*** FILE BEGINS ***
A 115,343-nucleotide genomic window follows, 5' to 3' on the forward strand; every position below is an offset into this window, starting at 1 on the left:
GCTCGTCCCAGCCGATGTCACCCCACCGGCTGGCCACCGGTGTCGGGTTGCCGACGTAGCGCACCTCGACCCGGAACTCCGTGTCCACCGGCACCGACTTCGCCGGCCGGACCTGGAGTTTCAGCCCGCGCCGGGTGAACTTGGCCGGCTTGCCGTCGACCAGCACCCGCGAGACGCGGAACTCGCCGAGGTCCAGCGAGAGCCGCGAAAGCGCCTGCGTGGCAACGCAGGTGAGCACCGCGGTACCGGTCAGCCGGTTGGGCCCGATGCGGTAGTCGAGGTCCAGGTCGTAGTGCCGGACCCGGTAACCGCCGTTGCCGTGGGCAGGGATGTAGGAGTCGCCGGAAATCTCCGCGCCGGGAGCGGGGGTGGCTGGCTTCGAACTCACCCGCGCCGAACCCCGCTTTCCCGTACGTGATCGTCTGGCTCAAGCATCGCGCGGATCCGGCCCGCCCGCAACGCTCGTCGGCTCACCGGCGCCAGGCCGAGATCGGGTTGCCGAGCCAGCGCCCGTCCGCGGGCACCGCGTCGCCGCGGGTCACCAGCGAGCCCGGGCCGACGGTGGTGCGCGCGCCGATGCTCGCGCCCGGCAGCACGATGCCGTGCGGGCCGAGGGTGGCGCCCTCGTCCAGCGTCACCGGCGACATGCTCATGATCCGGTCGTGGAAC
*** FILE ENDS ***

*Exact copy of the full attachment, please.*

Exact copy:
A 115,343-nucleotide genomic window follows, 5' to 3' on the forward strand; every position below is an offset into this window, starting at 1 on the left:
GCTCGTCCCAGCCGATGTCACCCCACCGGCTGGCCACCGGTGTCGGGTTGCCGACGTAGCGCACCTCGACCCGGAACTCCGTGTCCACCGGCACCGACTTCGCCGGCCGGACCTGGAGTTTCAGCCCGCGCCGGGTGAACTTGGCCGGCTTGCCGTCGACCAGCACCCGCGAGACGCGGAACTCGCCGAGGTCCAGCGAGAGCCGCGAAAGCGCCTGCGTGGCAACGCAGGTGAGCACCGCGGTACCGGTCAGCCGGTTGGGCCCGATGCGGTAGTCGAGGTCCAGGTCGTAGTGCCGGACCCGGTAACCGCCGTTGCCGTGGGCAGGGATGTAGGAGTCGCCGGAAATCTCCGCGCCGGGAGCGGGGGTGGCTGGCTTCGAACTCACCCGCGCCGAACCCCGCTTTCCCGTACGTGATCGTCTGGCTCAAGCATCGCGCGGATCCGGCCCGCCCGCAACGCTCGTCGGCTCACCGGCGCCAGGCCGAGATCGGGTTGCCGAGCCAGCGCCCGTCCGCGGGCACCGCGTCGCCGCGGGTCACCAGCGAGCCCGGGCCGACGGTGGTGCGCGCGCCGATGCTCGCGCCCGGCAGCACGATGCCGTGCGGGCCGAGGGTGGCGCCCTCGTCCAGCGTCACCGGCGACATGCTCATGATCCGGTCGTGGAAC